Letter to the editor: Republicans' best choice

Republicans' best choice

This year's primary election presents a rare chance for the Republican Party and for independent voters skeptical of the failed Shumlin policies to choose a candidate who promises to be something different than a mere continuation of the status quo. The obvious choice to achieve a new direction for Vermont is Bruce Lisman.

Mr. Lisman is a native Vermonter who followed the pattern of most historically famous Vermonters and chose to seek his fortune in places beyond our borders that have more vibrant economies and a wider range of opportunities to choose a career. He was very successful in this as he proved his worth and skills in the financial services industry as well as serving on several corporate boards. He returned to Vermont and has been active in public service here. He has served on the Board of Directors of the University of Vermont as well as several environmental and cultural organizations. His record of service to Vermont since his "retirement" is admirable.

Mr. Lisman's main problem as a candidate seems to be 'lack of name recognition' due to his not being a career politician. This he is working on with a vigorous 'meet and greet' campaign in all parts of the state, as well as numerous TV ads. Phil Scott, on the other hand, has a long career in public life and is familiar to many Vermonters. Mr. Scott's problem is that he suffers from an acute 'lack of ideas' problem. His years as Lt. Governor have amounted to a career as a political nothing burger. He is best described as the "Shumlin lite" candidate. Not once in his stint at Lt. Governor did he assume the role of leader of the 'loyal opposition' and question or challenge any of Shumlin's failed policies. Scott seems to feel that this entitles him to ascend to the Governor's chair as a reward for his patient obedience to Mr. Shumlin.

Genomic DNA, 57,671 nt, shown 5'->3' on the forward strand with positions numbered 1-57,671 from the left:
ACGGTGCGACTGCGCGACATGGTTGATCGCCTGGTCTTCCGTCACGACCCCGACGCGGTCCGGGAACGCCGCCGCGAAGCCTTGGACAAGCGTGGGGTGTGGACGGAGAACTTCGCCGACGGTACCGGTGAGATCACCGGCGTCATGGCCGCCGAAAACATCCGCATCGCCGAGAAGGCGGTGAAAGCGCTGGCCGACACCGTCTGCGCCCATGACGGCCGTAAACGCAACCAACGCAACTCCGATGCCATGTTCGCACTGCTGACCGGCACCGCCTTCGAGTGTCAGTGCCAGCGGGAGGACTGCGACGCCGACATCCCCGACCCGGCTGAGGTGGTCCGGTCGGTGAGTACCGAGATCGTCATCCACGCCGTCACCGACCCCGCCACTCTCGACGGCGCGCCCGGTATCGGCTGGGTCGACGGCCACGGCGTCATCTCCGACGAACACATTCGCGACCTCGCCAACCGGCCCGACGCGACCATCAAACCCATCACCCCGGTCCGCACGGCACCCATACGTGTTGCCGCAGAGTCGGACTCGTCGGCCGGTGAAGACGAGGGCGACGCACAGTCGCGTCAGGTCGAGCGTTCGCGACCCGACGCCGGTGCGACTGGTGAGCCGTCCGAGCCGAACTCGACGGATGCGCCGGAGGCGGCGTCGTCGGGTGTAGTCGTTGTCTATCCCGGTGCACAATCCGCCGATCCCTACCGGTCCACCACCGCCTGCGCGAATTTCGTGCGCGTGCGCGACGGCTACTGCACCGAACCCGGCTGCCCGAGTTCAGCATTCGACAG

Bruce Lisman has promised to bring important changes to the status quo. In addition to his pledge to be fiscally prudent by linking state spending to actual revenues, he has proposed a series of acts to preserve the environment, deal with the confusing issues of education reform, aid our veterans with an income tax relief program on military pensions, and perform an active leadership role in the government.

Mr. Lisman brings to the state the benefits of his successful experiences in the outside world, and at the same time, puts the interests of Vermont as his top priority. He deserves all our support.

— Weiland Ross Sunderland


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